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C - 21: Dalmatia in Seven Dishes

Food is such a wonderful expression of culture. I do not know of any other cultural achievement that touches so many senses. We can smell it, taste it, we see it, touch it and we even hear it sizzle when we prepare it. Try to do this with a marble column, a painting or a piece of music ... 😊 We already heard on several occasions how poor the soil of Dalmatia’s hinterland is. The karsty limestone can’t retain water and tiny bushes are all that grows. No large fields, no developed agriculture. Just arid - almost semi-desert with its crooked ground hugging trees.

Hinterland between Dubrovnik and Split

In is thus no surprise that the influence from the mountains which we encountered in Albania diminishes. The Dalmatian cusine centers around seafood, fish, pork for the first time (we are now in Christian territory), some lamb, fresh vegetables and - to nobody’s surprise - is complemented by carbs from the other side of the Adriatic: rice, pasta and corn, products grown on the fertile plains of the Po Valley (also under Venetian control)

Brodet is a thick fish soup flavored with onions, garlic, tomatoes, parsley, olive oil and spices. It is often served with polenta, introduced of course from Italy

Pršut, the dry-cured and salted ham, is a speciality of Istria and Dalmatia. It takes at least a year to cure it with the help of the cold Bura wind that blows from the north-east. It is usually served as an appetizer at the beginning of a meal often with local cheese, bread and a glass of wine and tastes as good as Prosciutto di Parma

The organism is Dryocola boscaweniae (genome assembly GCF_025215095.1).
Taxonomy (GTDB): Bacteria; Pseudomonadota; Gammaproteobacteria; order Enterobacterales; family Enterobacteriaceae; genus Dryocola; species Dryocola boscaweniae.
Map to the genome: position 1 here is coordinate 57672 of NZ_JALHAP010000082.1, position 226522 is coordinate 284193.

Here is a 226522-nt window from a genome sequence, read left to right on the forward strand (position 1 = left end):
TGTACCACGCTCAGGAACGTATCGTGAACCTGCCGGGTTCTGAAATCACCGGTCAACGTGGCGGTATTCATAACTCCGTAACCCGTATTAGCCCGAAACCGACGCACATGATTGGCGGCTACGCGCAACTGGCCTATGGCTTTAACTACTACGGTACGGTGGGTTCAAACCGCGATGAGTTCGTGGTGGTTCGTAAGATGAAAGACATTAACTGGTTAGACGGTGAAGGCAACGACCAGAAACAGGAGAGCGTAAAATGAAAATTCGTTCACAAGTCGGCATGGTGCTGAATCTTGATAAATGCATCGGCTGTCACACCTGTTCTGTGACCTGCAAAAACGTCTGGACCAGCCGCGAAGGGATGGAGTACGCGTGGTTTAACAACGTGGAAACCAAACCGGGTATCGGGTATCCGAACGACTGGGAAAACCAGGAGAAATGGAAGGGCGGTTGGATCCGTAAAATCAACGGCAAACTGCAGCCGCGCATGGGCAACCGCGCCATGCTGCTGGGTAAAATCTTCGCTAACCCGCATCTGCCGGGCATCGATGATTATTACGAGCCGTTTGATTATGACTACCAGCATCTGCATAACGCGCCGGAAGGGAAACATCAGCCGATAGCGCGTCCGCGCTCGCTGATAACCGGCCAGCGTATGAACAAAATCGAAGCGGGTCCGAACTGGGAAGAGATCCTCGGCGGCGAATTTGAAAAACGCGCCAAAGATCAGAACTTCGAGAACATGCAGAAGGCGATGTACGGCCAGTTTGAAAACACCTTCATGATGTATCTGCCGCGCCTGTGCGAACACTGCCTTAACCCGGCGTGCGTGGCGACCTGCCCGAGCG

Peka is a traditional cooking method used to prepare octopus or lamb under a cast-iron dome. The dish is spiced with classic Mediterranean herbs such as rosemary and sage and is slowly roasted. Being covered the entire time it retains all its flavors.

Every seafood restaurant in Dalmatia has Crni Rizot on the menu - black risotto with squid ink. Besides squids, the risotto often contains other seafood such as mussels, clams and other shellfish. Could not find out whether black risotto was invented in Venice or in Dalmatia. In any case, the risotto rice has to be imported from the Italian Po Valley where it is grown for centuries after Venitian merchants brought it home from the Middle East (rice reached Arab lands during the first Khalifats in 800 AD).

Buzara is a method of cooking seafood, mainly crustaceans and shellfish. Scampi, shrimps, mussles or clams are shortly cooked with white wine, garlic, parsley and breadcrumbs. Tomato paste is sometimes added. Very simple dish that can be varied by the different herbs being added. Definitely yummie. You eat it with your fingers.

At times Buzara is served with linguine instead of bread crumbs and comes very close to Spaghetti alle Vongole, an Italian dish we are all familiar with. This time you need a fork to fork the linguine 🙄

Blitva is a dish with Swiss chard and potatoes. First garlic is roasted in olive oil, then the potatoes are added and a few minutes later the cut Swiss chard. This yummie dish takes about 20 minutes to cook and must be tasted!

Enjoy the preview of your dinners this August!!!

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